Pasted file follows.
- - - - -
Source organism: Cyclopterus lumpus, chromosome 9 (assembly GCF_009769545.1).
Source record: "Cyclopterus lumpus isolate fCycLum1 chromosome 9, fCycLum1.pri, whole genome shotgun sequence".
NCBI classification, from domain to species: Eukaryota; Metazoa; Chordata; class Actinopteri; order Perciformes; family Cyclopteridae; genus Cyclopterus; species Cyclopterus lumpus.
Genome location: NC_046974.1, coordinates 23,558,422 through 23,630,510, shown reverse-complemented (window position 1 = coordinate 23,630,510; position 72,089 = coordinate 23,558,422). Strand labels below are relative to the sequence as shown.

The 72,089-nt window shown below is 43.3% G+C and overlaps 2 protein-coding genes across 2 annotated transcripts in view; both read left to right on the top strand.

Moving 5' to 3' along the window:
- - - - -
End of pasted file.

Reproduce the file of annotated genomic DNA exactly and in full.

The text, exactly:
Source organism: Cyclopterus lumpus, chromosome 9 (assembly GCF_009769545.1).
Source record: "Cyclopterus lumpus isolate fCycLum1 chromosome 9, fCycLum1.pri, whole genome shotgun sequence".
NCBI classification, from domain to species: Eukaryota; Metazoa; Chordata; class Actinopteri; order Perciformes; family Cyclopteridae; genus Cyclopterus; species Cyclopterus lumpus.
Genome location: NC_046974.1, coordinates 23,558,422 through 23,630,510, shown reverse-complemented (window position 1 = coordinate 23,630,510; position 72,089 = coordinate 23,558,422). Strand labels below are relative to the sequence as shown.

The 72,089-nt window shown below is 43.3% G+C and overlaps 2 protein-coding genes across 2 annotated transcripts in view; both read left to right on the top strand.

Moving 5' to 3' along the window: